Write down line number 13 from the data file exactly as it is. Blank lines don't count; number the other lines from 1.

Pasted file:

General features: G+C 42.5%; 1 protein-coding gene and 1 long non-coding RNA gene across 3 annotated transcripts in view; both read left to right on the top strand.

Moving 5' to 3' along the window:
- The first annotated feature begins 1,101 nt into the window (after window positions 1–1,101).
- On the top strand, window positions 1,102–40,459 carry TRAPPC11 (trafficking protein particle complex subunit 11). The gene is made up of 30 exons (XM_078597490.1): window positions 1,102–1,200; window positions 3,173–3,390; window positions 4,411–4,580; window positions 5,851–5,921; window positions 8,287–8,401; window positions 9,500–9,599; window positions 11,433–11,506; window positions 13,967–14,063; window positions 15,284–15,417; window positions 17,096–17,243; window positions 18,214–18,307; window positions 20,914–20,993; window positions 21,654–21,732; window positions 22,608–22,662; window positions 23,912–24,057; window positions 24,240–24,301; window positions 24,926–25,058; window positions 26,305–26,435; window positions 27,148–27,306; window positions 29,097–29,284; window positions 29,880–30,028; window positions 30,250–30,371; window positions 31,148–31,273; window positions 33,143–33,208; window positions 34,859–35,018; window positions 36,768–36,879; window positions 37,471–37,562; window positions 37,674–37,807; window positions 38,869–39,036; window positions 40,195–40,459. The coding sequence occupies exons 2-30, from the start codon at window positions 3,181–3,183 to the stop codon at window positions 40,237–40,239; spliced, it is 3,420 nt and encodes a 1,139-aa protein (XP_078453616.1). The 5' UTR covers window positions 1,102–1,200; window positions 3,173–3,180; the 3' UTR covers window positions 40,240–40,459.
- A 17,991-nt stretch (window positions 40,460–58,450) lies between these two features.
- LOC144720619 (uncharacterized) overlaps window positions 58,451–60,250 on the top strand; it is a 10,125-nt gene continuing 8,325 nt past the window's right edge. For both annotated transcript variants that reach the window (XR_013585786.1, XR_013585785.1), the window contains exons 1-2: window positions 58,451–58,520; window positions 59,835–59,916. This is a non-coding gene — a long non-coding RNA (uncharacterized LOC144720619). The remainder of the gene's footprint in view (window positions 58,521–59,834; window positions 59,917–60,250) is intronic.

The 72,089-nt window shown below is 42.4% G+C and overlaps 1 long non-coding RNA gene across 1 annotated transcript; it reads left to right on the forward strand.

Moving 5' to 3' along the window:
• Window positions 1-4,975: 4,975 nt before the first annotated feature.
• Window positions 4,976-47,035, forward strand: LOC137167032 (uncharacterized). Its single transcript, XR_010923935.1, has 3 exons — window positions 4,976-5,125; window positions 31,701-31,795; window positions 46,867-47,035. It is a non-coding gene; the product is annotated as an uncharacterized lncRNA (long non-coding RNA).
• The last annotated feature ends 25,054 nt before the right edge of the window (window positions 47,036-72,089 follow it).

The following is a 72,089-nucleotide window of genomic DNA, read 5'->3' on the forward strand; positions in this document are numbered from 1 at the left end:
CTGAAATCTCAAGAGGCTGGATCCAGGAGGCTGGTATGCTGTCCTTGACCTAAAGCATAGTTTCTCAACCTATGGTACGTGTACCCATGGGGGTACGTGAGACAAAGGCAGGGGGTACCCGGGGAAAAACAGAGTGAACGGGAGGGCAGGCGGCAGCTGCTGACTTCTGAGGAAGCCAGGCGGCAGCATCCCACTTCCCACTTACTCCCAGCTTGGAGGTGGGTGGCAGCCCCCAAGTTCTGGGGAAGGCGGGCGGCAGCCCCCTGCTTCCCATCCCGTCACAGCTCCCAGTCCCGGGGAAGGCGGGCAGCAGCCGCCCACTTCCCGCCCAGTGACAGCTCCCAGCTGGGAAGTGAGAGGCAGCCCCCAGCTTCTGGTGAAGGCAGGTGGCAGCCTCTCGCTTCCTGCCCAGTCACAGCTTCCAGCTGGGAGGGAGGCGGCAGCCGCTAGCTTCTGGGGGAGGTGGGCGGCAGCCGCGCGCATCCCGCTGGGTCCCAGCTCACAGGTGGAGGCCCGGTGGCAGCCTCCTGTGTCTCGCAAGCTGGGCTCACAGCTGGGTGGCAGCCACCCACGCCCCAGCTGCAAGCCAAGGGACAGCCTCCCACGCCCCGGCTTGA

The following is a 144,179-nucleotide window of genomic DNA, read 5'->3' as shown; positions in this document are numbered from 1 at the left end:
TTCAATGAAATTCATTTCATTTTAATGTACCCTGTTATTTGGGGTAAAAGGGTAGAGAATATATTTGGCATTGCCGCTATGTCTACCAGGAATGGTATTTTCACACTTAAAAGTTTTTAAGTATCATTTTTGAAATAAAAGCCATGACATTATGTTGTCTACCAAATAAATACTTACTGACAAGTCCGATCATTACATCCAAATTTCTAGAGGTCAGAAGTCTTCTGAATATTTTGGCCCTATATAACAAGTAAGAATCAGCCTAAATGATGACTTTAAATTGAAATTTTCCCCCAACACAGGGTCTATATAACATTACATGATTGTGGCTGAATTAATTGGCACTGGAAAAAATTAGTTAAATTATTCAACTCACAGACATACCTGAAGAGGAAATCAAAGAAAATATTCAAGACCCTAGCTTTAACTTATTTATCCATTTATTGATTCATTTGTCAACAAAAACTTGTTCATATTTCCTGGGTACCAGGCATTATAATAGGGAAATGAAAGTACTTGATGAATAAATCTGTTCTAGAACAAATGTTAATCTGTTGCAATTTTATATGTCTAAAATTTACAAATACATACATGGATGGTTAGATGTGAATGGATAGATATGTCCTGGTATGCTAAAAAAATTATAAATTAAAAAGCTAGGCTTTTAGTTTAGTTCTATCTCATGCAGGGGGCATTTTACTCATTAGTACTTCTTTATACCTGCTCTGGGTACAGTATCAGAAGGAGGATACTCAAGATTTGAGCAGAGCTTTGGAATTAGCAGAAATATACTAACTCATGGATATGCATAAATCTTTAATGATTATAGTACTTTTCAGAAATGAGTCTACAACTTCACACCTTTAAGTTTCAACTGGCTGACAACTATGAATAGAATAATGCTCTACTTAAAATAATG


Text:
CTGAAATCTCAAGAGGCTGGATCCAGGAGGCTGGTATGCTGTCCTTGACCTAAAGCATAGTTTCTCAACCTATGGTACGTGTACCCATGGGGGTACGTGAGACAAAGGCAGGGGGTACCCGGGGAAAAACAGAGTGAACGGGAGGGCAGGCGGCAGCTGCTGACTTCTGAGGAAGCCAGGCGGCAGCATCCCACTTCCCACTTACTCCCAGCTTGGAGGTGGGTGGCAGCCCCCAAGTTCTGGGGAAGGCGGGCGGCAGCCCCCTGCTTCCCATCCCGTCACAGCTCCCAGTCCCGGGGAAGGCGGGCAGCAGCCGCCCACTTCCCGCCCAGTGACAGCTCCCAGCTGGGAAGTGAGAGGCAGCCCCCAGCTTCTGGTGAAGGCAGGTGGCAGCCTCTCGCTTCCTGCCCAGTCACAGCTTCCAGCTGGGAGGGAGGCGGCAGCCGCTAGCTTCTGGGGGAGGTGGGCGGCAGCCGCGCGCATCCCGCTGGGTCCCAGCTCACAGGTGGAGGCCCGGTGGCAGCCTCCTGTGTCTCGCAAGCTGGGCTCACAGCTGGGTGGCAGCCACCCACGCCCCAGCTGCAAGCCAAGGGACAGCCTCCCACGCCCCGGCTTGA